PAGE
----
George Lucas Educational Foundation
Classroom Management

Rules and Routines in the Classroom

An argument for keeping hard rules to a minimum.

I admit it: I allowed students to chew gum in class. Why? Because I chewed gum. I have a throat that tends to get dry after mid-morning, and gum helps.

The point is that if you have a rule, you have to follow it yourself or the kids will question you, and worse, may lose respect. No food allowed in the classroom and you eat a blueberry scone during class every morning? I learned from experience. The beauty of teaching 16- and 17-year-olds is that they don’t often hold back their opinions. Being a model for what we expect is at times inconvenient and exhausting, but it comes with the job.

Follow Through

Rules have consequences, and routines have reminders. What worked for me was far fewer rules and many, many more routines and procedures.

Once you make a rule, you have to stick with it. Students will expect a warning, a second warning, and then a consequence. A rule cannot be treated like a routine ever. If being on time is a classroom rule, for example, when a student walks in 22 seconds late, we can’t say, “I reminded you yesterday about being tardy”—we have to say, “This is a warning and a consequence will follow.” And then, a consequence has to follow if they walk in two seconds late two days later.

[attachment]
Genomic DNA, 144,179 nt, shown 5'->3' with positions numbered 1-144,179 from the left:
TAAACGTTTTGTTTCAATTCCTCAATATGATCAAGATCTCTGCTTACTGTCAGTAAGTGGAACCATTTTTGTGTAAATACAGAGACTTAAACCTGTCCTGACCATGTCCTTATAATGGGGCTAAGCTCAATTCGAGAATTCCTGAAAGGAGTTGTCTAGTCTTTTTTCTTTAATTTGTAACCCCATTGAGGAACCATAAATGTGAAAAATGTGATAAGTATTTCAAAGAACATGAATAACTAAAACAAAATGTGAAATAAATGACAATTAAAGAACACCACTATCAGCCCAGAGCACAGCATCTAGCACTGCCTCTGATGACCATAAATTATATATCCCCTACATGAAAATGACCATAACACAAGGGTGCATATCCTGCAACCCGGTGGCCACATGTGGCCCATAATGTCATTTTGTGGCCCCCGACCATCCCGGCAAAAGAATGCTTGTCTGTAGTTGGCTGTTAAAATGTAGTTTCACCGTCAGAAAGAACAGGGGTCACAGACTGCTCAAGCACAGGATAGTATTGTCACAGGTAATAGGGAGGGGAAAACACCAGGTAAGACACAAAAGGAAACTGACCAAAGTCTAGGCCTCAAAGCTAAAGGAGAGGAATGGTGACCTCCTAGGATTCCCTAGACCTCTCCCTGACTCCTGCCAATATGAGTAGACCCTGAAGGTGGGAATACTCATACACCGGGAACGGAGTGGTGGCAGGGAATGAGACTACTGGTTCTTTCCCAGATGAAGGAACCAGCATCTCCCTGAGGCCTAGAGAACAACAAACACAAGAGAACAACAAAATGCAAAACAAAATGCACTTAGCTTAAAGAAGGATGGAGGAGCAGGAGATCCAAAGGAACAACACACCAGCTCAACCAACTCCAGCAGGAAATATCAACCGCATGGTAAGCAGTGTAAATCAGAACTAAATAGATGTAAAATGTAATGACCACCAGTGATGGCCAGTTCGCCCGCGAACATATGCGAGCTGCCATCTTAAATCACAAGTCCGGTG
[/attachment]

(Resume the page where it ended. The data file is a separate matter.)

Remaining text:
All the other students are watching and expecting the follow through. If we just sigh, shake our head, and let it slide, students will not see being on time as a rule. We need to be selective when choosing that small handful of rules because those will need to be enforced.

Choosing Routines to Emphasize

There will be procedures and routines that will take several seconds to go over and others that are more in-depth. The ones that take extra effort to explain and model are often those that are border on being rules, like getting out of your seat.

You’ll want to address all scenarios for getting out of one’s seat: sharpening a pencil, getting supplies or a tissue, turning in work, etc. I always told students, “If you’re up, you are on a mission,” which sets it up nicely: If you see a student wandering a bit or stopping at a classmate’s desk for an off-topic chat, ask, “What’s your mission?” This serves as a gentle reminder. The key word here is reminder—this kind of situation doesn’t need a consequence.

There isn’t really a limit to how many routines and procedures you have, but you’ll need to make sure each one is clear to every learner in your room.

Transparency

Be it a rule or a routine, kids have to know what it looks like, with examples, on day one. If a rule is a general, all-encompassing one like “be respectful to all,” you’ll have to give numerous examples of what that looks like—and what it doesn’t look like.

Have the class brainstorm examples and add a few yourself. Some of the things we expect students to bring up: no name-calling or putdowns, and hands to yourselves. However, students always brainstorm things beyond what we can imagine, so it’s important that they’re part of this process. It gives a keener understanding of the rules for the class collectively.